- Whenever upon such roll call it shall be ascertained that a quorum is not present, a majority of the Senators present may direct the Sergeant at Arms to request, and, when necessary, to compel the attendance of the absent Senators, which order shall be determined without debate; and pending its execution, and until a quorum shall be present, no debate nor motion, except to adjourn, or to recess pursuant to a previous order entered by unanimous consent, shall be in order.
barf alert! Hillary/McCain '08!
This much I can guarantee: if it comes down to Arlen's vote, he will vote against us. If Arlen determines for sure that hsi vote will not be decisive, he will make a big show of supporting the Party.
"Now weren't we told in 04 that we should support Specter because he is a Republican. Same goes for Collins and Murkowski. Alaska had a chance to elect a real conservative but they went with a RINO. And Sununu knocked off a real conservative and now we are questioning his loyalty. The Republican party is a total joke."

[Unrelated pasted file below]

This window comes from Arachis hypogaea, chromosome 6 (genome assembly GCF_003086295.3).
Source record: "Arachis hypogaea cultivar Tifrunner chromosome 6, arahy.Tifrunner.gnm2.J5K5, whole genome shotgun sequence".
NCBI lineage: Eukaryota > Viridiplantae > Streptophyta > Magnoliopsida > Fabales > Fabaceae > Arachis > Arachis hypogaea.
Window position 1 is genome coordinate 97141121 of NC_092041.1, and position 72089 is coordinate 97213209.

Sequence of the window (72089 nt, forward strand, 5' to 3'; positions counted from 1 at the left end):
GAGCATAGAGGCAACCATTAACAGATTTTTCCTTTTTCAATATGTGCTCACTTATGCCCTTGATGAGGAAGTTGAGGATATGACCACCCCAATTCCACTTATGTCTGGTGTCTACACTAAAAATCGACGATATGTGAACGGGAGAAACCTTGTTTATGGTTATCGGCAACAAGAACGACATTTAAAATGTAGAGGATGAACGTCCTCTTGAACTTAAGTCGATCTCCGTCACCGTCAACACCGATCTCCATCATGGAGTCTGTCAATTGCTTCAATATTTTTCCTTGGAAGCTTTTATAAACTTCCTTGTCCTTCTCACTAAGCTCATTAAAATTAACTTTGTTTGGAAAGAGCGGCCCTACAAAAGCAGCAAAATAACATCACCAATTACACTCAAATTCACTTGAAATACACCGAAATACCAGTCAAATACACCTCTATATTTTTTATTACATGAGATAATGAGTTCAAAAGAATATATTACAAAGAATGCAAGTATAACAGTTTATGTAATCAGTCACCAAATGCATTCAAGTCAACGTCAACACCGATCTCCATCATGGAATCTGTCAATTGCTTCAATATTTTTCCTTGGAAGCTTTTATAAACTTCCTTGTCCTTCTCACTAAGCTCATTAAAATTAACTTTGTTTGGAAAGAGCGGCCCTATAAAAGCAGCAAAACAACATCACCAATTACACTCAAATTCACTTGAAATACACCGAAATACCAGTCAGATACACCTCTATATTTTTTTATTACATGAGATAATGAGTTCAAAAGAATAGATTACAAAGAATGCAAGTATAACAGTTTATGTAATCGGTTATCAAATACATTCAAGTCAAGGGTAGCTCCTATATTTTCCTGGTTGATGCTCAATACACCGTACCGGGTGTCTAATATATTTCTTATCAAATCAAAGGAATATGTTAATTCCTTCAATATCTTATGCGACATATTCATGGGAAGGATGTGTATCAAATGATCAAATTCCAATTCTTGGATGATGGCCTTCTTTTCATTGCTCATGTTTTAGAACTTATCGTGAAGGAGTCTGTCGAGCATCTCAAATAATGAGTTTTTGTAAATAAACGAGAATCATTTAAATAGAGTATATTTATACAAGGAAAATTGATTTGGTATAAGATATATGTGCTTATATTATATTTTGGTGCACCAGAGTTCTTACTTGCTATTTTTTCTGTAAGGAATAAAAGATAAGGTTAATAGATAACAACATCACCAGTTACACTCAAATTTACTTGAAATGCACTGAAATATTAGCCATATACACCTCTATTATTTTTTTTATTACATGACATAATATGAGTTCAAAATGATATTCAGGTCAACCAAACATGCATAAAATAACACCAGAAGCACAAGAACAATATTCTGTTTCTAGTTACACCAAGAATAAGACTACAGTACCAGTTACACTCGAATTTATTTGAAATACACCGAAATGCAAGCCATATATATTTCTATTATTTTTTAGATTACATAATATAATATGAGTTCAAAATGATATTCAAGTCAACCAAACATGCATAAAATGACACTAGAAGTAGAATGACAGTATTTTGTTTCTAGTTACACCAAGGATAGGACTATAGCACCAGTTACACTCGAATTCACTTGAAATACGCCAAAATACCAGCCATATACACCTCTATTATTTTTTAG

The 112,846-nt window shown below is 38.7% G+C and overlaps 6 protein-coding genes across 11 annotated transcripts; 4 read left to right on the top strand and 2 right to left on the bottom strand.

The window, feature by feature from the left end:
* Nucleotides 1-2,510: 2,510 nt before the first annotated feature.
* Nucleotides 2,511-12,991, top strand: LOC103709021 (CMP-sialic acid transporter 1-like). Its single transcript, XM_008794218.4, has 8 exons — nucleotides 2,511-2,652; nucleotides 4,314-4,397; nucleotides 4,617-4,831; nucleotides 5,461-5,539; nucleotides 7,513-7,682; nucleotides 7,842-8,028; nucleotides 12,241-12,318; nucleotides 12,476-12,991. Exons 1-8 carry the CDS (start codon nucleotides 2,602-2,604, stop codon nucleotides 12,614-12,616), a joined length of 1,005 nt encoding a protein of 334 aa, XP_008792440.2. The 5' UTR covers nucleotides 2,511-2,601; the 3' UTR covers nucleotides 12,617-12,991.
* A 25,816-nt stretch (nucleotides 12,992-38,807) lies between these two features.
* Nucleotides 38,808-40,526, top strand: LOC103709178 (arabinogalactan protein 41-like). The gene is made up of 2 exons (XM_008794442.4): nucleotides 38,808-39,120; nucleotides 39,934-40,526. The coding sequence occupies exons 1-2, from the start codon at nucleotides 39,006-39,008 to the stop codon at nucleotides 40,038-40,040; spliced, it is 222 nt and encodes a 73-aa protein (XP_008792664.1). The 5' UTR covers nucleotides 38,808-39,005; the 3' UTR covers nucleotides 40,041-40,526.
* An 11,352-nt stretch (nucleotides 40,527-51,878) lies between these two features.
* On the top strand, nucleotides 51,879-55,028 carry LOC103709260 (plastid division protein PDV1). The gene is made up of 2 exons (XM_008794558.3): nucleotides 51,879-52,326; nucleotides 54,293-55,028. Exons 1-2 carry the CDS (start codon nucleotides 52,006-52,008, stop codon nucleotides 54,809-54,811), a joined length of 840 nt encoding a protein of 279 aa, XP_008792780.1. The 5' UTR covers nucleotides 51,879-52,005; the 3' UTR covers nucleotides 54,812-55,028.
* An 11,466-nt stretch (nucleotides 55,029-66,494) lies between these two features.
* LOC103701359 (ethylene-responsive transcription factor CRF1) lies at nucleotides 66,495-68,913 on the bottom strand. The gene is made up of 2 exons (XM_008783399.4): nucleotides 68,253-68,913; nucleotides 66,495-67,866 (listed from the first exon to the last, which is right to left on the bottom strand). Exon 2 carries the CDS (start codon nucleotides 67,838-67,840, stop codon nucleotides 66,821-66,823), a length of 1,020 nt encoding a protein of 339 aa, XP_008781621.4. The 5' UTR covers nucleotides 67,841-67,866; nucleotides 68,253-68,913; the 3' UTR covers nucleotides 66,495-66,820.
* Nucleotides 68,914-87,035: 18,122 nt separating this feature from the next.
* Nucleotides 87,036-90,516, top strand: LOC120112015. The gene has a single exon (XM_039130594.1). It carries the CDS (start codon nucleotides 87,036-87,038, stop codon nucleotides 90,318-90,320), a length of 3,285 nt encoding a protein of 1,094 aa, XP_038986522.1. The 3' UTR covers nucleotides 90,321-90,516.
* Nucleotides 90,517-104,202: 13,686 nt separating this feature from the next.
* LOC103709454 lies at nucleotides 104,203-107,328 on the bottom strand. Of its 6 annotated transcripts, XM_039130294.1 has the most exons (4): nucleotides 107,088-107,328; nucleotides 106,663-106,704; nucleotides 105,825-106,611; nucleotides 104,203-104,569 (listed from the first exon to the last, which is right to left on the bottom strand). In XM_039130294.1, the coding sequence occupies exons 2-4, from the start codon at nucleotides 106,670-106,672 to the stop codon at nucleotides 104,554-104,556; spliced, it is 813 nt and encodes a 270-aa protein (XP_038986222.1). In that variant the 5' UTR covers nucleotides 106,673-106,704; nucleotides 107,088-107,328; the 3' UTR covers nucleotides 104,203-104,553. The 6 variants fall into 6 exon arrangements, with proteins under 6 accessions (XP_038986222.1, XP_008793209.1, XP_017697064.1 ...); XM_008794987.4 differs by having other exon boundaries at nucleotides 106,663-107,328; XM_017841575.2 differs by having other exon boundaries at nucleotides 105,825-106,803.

There's a bit wrong here.
First, it looks like Specter, Murkowski, and Sununu will all be supporting the nuclear option. (Though that still doesn't bring us over the finish line in the vote count).
Specter has done fine in his capacity as Judiciary Chair. He may stab the party in the back down the road -- but getting unconditional up-or-down votes for all nominees post-committee is imperative, and he seems to be (reluctantly) with us. Plus, he has made some good arguments on the Senate floor against Reid's insulting compromises, and has noted many of the Dems arguments refute each other.
Murkowski got to her stature due to her APPOINTMENT by her governor father. It's not as if she ran in an open primary, she was the incumbant (albeit unelected). I don't thing GOP party mechanics can be blamed.
Finally, the "real conservative" Sununu primaried in '02 supported Kerry for president in '04. I'd be curious to know if you were aware of that.
"Unless Frist is a total dummy,"
That is what we are trying to determine.